We Have to Negotiate Before, Not After, the Killing

Nikken discussed the increased threat of conflict and violence that accrues while waiting for a solution.  Citing his personal involvement in negotiating an end to the Salvadoran and Rwandan civil wars, he pointed to the tragedy of only negotiating after widespread violence. “We have to negotiate before, not after, the killing,” Nikken stated. While several hundred have been killed to date in protests and several thousand are killed each year by security forces, the widespread killing of some conflicts has yet to hit Venezuela.   

Nikken saw polarization as “the seed of social conflict” and warned that when it emerges in a society, it “will not remain underground forever.” The two sides in Venezuela, he said, cannot seek the elimination of the other side as their overriding goal. Even if there is an 80-20 proportional split between them, he said in a 2017 interview, the 20 percent is not “disposable,” and their interests must be accommodated. “The goal of establishing a ‘communal state’ by one side cannot be countered with the goal of a ‘chavismo free state’ by the other.” In his typically colorful and very Venezuela way of putting things, Nikken quipped, “We cannot solve this by simply flipping the tortilla.”  

Despite the dire circumstances in his home country, he remained optimistic to the end, stressing at USIP that he preferred to talk of a “crisis” in the negotiations rather than a “collapse.” Crisis, he said, “is normal for negotiations—they all go through periods of crisis.” 

If the opposing parties in Venezuela accept that negotiation is not a mechanism for one party to win over the other, but a venue where both seek a place of mutual agreement, he believed that a just peace could be reached. It will require compromise though, and he drove home the point with the Chilean case, and a particularly vivid image of the democratic forces having to “swallow a raw frog by agreeing to Pinochet as commander of the army and senator for life.”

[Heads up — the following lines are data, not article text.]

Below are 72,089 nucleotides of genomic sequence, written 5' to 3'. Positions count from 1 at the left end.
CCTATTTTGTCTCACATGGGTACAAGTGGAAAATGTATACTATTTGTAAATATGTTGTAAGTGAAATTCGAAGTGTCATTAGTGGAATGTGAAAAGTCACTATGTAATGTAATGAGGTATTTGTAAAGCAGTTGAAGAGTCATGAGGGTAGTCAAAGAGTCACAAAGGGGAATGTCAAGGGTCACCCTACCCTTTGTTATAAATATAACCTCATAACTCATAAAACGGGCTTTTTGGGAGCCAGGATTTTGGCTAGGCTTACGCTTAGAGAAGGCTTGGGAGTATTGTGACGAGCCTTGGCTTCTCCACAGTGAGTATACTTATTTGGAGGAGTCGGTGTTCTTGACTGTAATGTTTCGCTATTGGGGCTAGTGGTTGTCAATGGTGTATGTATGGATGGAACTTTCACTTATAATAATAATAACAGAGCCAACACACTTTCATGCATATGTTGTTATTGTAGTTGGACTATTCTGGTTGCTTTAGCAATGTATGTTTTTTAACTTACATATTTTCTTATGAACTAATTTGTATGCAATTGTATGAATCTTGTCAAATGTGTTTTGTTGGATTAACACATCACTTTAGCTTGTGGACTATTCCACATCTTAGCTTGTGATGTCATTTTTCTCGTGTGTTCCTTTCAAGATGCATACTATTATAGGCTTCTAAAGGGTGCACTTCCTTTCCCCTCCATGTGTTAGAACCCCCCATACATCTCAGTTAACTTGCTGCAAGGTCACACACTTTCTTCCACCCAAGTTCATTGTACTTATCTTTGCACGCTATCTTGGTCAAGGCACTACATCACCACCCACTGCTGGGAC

Lamentations and praise for Nikken are coming in from around the world from the many whose lives are better for his life’s work. Fellow human rights defender Rocio San Miguel mourned the loss of a “teacher, friend, and tireless enthusiast for a peaceful and negotiated solution to the crisis in Venezuela.” Colleague Felix Seijas said, “In addition to charisma, kindness, and his quality as a human being, the talent he brings to bear on the current crisis is an unfathomable loss.”  

Among his many accomplishments, Nikken served as president of the Interamerican Court of Human Rights from 1983-85, and as legal advisor to the U.N. Secretary General Boutros Boutros-Ghali during the Salvadoran peace process in 1992. Nikken was most recently dean of the Faculty of Law and Political Science at the Central University of Venezuela.